Half of the job was already done, by getting the dang thing out and hauled into our garage. From there we would be able to take care of the exhaust piping and reassemble things.

It was a little bit dusty after the last few camping trips so it needed a good clean up anyhow. Lol!

Once we got everything figured out and cleaned up and repaired, we also decided at the same time to order a new muffler. The last one was 10 years old and slightly worse for the wear. Since we had everything apart it would be a good idea to complete the job with a new muffler.

We were hoping for a cooler day to work on putting the generator back up into the compartment. The temperature was in the low 70s, but the humidity was in the 80% range. Whew! We laid the plywood boards back down so we could wheel the generator right underneath into place with the floor jack. We worked on it a little bit at a time, took breaks and went back in the house, drank water, and then came back out again to do some more.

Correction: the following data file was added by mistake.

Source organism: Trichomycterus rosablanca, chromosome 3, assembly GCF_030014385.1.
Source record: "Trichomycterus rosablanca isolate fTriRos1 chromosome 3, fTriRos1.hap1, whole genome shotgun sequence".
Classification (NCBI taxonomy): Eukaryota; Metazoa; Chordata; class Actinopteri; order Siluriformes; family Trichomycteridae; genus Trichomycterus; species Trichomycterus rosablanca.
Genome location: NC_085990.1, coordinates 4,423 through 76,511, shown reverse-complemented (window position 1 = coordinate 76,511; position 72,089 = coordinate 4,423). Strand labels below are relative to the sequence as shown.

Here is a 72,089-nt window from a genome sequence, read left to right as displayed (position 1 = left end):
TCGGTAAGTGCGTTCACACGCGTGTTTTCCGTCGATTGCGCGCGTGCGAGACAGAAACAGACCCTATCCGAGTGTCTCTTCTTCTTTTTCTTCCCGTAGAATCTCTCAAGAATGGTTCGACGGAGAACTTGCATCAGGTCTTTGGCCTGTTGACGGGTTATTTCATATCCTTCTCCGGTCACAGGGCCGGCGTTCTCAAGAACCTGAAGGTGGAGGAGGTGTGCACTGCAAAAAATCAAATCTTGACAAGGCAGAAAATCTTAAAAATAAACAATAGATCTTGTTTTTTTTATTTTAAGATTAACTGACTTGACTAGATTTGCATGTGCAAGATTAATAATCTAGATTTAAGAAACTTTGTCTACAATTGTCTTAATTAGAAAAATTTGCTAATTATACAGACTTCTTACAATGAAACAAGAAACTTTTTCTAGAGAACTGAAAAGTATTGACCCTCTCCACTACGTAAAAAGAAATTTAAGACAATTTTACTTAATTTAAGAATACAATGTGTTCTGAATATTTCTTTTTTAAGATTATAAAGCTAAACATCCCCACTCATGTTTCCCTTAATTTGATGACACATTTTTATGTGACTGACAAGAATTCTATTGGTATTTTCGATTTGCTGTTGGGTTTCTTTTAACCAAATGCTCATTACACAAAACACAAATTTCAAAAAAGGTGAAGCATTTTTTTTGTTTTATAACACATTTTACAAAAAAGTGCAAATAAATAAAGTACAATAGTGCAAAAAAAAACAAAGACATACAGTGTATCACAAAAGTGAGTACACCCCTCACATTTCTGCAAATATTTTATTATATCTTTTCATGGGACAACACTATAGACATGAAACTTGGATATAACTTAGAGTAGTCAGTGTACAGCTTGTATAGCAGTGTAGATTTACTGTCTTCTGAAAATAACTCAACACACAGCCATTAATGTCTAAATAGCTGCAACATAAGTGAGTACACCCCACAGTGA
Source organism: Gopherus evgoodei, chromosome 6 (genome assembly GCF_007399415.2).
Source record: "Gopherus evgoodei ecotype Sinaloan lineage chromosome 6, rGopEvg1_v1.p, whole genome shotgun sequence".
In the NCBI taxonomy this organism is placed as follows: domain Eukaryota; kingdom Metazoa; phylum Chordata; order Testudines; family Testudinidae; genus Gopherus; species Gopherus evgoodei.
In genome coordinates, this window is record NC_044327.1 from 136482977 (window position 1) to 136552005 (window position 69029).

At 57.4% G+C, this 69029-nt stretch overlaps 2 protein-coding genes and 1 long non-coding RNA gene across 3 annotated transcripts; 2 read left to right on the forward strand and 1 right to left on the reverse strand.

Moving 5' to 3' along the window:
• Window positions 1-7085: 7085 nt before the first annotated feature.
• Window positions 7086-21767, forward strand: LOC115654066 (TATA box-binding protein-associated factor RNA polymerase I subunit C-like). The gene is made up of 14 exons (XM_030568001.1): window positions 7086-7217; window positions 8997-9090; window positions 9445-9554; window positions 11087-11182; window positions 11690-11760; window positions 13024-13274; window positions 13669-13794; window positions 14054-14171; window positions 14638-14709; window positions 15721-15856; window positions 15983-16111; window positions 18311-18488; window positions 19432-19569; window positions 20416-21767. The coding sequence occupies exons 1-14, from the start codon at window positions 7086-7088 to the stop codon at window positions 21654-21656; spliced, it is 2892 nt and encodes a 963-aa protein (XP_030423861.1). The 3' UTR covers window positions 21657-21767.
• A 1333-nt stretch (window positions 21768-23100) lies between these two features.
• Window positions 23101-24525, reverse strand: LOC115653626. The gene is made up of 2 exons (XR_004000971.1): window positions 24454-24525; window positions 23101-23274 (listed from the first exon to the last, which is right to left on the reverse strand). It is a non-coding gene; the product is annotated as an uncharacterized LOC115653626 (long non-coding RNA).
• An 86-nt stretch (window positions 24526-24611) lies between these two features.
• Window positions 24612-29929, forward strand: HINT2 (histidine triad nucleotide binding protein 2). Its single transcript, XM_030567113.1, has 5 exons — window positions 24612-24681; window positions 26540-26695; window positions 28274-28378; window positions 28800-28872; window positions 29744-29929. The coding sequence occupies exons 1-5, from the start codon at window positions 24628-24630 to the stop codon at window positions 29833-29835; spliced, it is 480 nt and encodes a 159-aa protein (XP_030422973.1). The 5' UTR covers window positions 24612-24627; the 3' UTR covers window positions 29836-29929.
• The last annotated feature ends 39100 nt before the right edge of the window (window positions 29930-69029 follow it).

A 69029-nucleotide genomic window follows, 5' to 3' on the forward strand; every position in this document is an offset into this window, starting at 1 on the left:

Each time we would raise it up a little bit we would add extra blocks on the sides to help support it. We most certainly didn't want 290 pounds worth of generator to go crashing on the ground or tipping on it's side!

We guided it up into place and Steve maneuvered it while reaching from the side of the compartment, as I slowly raised the generator up one pump at a time with the floor jack.

It was slow going and once we reached the maximum amount that the jack could lift, then we had to switch over and add a big block to give us a little more leeway. Crank crank crank one little pump at a time as I raised it up into place. Steve was on his knees at the side compartment helping to guide it into place. Eventually all of the holes lined up where the generator frame could bolt to the chassis of the motorhome.